Interesting article Rick. I have some observations and personal experiences that may answer part of the reason why homeowners have not embraced energy efficiency despite the bombardment of government programs and NGO's. It is generally not economic for most people and if it is a choice between a shiny new car in the driveway or another foot of insulation blown in the attic you know what people will (and do) choose. In Canada a highly efficient house construction protocol known as R2000 homes was introduced but given the choice between a heavily insulated low energy cost home and having a larger and less efficient home people have overwhelmingly chosen the latter. As a psychologist I would be interested in your views as to why that is. Another reason I think is that people do not believe that being more efficient at the household level makes any difference when they see coal and gas plants that emit more CO2 per hour than their house produces in a lifetime. Yet another reason is that Governments are largely distrusted. That means any Government program generates instant suspicion. People know that Governments generally do not do things in the interests of the general population except when it comes time to gather electoral votes. Politicians of course use the do as I tell not do as I do approach. Hard to believe that Pres. Obama is really serious about energy conservation when he flies around in helicopters guzzling gallons a minute of fuel. Perhaps the biggest reason is that promised cost savings rarely materialize and most people (including me) do not see the returns on investment promised. A good example to illustrate is the use of miniature fluorescent light bulbs. A typical incandescent bulb costs around 25c in Canada for a 2000 hour bulb. Mini fluorescent bulbs cost 10 times that but promised greater longevity (10 years) and reduced energy costs. The energy savings were supposed to cover the additional expense of the new bulbs over their (supposedly longer) lifetime. In my house I can safely say that not a single halogen bulb has lasted more than two years and there is a negative payback (loss) for the installation. The reason is simple. Incandescent bulbs can be switched on and off repeatedly with little impact on bulb life....this of course being the typical household application. Halogen bulbs are not designed for brief on and off use and the electronics generally fails prematurely when used like this. So the promise of energy efficiency from these heavily promoted bulbs has singularly failed to meet expectations. While I do not suggest that your idea of wrapping a house in an energy blanket is necessarily a bad idea I do think it will meet with great scepticism.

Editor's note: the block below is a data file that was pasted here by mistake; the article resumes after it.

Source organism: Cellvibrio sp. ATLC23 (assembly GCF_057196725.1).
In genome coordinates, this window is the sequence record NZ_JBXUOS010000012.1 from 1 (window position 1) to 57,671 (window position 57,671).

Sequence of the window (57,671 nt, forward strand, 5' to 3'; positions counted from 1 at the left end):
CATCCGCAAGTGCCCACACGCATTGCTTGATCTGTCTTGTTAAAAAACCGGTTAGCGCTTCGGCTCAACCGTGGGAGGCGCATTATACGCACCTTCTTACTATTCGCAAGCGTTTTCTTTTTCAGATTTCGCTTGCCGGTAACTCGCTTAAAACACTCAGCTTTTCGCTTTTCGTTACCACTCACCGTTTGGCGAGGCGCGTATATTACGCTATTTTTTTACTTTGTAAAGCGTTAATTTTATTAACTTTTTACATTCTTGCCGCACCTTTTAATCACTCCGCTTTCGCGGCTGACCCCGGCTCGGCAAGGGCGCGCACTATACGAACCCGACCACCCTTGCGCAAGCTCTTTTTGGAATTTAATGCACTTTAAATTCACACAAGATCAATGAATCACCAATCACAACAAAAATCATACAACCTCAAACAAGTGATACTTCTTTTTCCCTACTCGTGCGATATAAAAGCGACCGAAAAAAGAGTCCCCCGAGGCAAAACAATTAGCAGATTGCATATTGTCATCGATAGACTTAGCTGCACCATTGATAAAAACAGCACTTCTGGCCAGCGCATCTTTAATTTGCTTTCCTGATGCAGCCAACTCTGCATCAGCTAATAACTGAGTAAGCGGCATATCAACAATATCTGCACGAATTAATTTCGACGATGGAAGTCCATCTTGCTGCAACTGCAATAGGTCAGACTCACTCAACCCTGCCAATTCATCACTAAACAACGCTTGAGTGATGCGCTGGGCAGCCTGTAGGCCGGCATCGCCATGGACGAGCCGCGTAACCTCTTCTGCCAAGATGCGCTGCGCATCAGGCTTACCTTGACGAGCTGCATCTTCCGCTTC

Perhaps a private sector approach of install it for free and pay back with the energy saved might work but asking people to fork out thousands of dollars on a promise is not going to work.